So, it was a busy weekend. Lina left early Saturday morning to drive to Nashville to visit Mary and Jordan. She made good time and arrived before supper.
Meanwhile, we had a chai party to get ready for here. We were also getting ready for our friends Don and Gwen to arrive. They got here about the time the chai party started. Gwen enjoyed talking to a Kenyan student and getting him to sing the Kenyan national anthem with her.
I stayed outside for a while, but then came in to work on the food for Sunday’s potluck.
After staying up late due to the chai party, I was up bright and early on Sunday morning, making a quick run to Walmart for a couple of things I had forgotten, and still getting back in time to tune my autoharp and run through the hymns a couple of times.
My famed potato casserole had been cooking all night in the slow cooker and the dessert was in the fridge. It took a while to get everything packed and loaded: 12 pounds of sausages, two dozen rolls, the cheesy potato casserole, plus a large cherry cheesecake and a platter of brownies. I took a lot of food because I knew there would be “extra” people at the potluck.
The occasion for the potluck was the recent arrival back of our friends Steve and Angie, who have been in Kenya for the last two and a half years. It was so good to see them and their three young boys! There was plenty of food and the things I brought went over well. Because of my diabetes, I just brought a salad to eat so I didn’t actually get to taste any of the potluck food.
Everybody stayed late visiting so my prized Sunday nap ended up being both late and short–but at least I got one! Don and Gwen and their son left shortly after we returned from the potluck. To my relief, there were enough leftovers from the potluck that I didn’t have to cook supper.
It started raining during the night and rained all day today. It was a good day to stay in. My poor students had to come through rain to get here, though! Yeah, I really did make them come to class on President’s Day.
I have not heard this sung or played for decades, but when I was a child it was a very popular choice for “special music” in church.
The Ninety and Nine
Elizabeth C. Clephane
There were ninety and nine that safely lay
In the shelter of the fold.
But one was out on the hills away,
Far off from the gates of gold.
Away on the mountains wild and bare.
Away from the tender Shepherd’s care.
Away from the tender Shepherd’s care.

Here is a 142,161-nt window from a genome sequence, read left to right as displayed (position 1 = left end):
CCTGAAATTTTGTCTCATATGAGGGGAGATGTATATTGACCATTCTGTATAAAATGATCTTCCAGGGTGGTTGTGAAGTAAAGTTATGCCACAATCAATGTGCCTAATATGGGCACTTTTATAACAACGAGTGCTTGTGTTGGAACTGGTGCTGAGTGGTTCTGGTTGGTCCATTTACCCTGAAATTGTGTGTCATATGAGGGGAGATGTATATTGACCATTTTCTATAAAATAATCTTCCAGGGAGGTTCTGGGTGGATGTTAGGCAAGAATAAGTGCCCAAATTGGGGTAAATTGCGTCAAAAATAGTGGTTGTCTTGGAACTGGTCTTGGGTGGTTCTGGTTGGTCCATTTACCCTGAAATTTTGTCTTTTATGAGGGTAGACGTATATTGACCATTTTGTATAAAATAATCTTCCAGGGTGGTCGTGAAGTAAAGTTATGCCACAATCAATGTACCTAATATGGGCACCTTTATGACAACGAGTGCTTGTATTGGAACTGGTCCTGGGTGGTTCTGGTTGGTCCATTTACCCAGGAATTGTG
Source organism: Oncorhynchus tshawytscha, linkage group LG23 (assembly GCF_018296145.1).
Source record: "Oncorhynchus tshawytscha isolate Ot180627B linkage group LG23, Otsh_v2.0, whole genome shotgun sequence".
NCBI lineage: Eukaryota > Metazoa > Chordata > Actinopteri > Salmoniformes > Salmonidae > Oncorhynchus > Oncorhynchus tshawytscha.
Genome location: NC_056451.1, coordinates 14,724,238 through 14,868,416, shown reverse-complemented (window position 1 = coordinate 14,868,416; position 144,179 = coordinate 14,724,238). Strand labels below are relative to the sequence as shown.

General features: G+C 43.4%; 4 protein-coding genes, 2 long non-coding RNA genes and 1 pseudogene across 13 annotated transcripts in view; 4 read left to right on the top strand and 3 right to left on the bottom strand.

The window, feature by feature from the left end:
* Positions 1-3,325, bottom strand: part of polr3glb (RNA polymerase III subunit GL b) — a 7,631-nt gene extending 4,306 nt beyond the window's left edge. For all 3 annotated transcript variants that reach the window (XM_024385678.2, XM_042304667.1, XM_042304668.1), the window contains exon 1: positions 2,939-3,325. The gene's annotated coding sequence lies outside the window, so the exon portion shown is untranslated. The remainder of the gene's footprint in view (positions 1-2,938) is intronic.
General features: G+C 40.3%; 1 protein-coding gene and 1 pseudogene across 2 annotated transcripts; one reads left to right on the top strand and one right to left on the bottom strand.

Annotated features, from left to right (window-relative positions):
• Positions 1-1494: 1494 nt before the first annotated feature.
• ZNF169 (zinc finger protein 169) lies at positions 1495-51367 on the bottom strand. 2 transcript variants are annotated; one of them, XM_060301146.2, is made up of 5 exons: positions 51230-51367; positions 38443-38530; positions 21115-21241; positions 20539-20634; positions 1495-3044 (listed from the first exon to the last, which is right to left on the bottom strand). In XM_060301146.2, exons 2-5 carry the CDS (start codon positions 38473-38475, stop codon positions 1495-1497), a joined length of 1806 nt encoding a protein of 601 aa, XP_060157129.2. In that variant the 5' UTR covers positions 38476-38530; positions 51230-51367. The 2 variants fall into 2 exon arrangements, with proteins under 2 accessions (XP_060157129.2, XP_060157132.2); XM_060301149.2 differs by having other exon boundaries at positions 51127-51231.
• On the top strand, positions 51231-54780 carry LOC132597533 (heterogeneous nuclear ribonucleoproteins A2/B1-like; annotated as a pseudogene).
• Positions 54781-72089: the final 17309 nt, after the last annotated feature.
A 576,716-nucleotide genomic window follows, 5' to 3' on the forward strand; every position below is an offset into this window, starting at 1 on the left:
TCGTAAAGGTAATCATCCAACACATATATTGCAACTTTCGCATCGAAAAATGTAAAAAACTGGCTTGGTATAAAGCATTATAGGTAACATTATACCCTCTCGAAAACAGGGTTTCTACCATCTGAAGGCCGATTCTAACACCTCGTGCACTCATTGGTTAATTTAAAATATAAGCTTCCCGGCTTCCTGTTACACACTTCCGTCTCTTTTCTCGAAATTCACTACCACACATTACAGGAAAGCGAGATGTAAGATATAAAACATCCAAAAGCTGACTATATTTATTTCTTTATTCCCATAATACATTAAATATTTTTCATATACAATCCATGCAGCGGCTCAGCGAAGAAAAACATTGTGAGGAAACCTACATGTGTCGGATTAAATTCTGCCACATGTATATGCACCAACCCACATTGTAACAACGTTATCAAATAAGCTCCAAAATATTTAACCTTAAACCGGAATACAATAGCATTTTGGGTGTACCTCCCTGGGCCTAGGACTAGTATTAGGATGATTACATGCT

“Lord, Thou hast here Thy ninety and nine;
Are they not enough for Thee?”
But the Shepherd made answer: “This of Mine
Has wandered away from Me;
And although the road be rough and steep,
I go to the desert to find My sheep,
I go to the desert to find My sheep.”
But none of the ransomed ever knew
How deep were the waters crossed;
Nor how dark was the night the Lord passed through
Ere He found His sheep that was lost.
Out in the desert He heard its cry,
Sick and helpless and ready to die;
Sick and helpless and ready to die.
“Lord, whence are those blood drops all the way
That mark out the mountain’s track?”
“They were shed for one who had gone astray
Ere the Shepherd could bring him back.”
“Lord, whence are Thy hands so rent and torn?”
“They are pierced tonight by many a thorn;
They are pierced tonight by many a thorn.”
And all through the mountains, thunder riven
And up from the rocky steep,
There arose a glad cry to the gate of Heaven,
“Rejoice! I have found My sheep!”
And the angels echoed around the throne,
“Rejoice, for the Lord brings back His own!
Rejoice, for the Lord brings back His own!”
Today was the day of doom, the day I had to go to Aldi. This time I was doing the chai party shopping. It’s going to be a busy weekend. Lina’s leaving on a trip, we have a chai party and house guests to get ready for, and there is a potluck at church on Sunday. I think I’d better get the music for church figured out tomorrow morning!
I have been working on some revisions, and that seems to be sucking up all my creativity at the moment. Sorry about that.
Today Lina and I went on a little outing. I had called my dear friend Jean on Monday and asked if we could come take her out to lunch today. Jean is 94 years old and still goes in to work at her son’s gun shop every day.
So we drove to Henderson, the town where Jean lives, and when we got to the shop, she was at the front of the store waiting. We have known Jean for about 25 years, since we were first invited to speak at her church during the time when we were preparing to go to Zambia as missionaries. She taught the toddler Sunday School class and therefore taught all our kids except Lina. She was a surrogate grandmother to our kids when they were growing up.
She is moving a lot more slowly now, and needs a cane to lean on when she walks. We took her to a restaurant across the street and had such a nice visit. She is a sweet, sweet lady. It was hard to hear Jean’s soft voice over the hubbub at the restaurant, so we went back to the shop and visited some more. That’s where I’ll go if I ever decide I need a firearm!
She told us stories of her early life, and how she had saved her husband’s GI salary during World War II so they could buy their first house–for $2200!
After saying goodbye to Jean, we drove over to her church, which we also attended for several years. The church was severely damaged in a tornado 18 months ago, and the repairs have just finally been completed. There is a new roof and a new section of wall so it looks at little different, but I am so glad they can move back into that building. While we were there, the pastor drove up so we stopped to visit with him for a few minutes too.
The town of Henderson is such a lovely small town, and seems to have more than its fair share of beautiful houses. I miss driving there every week. It is a beautiful drive, so relaxing and enjoyable. After yesterday’s rain, the sunshine was glorious.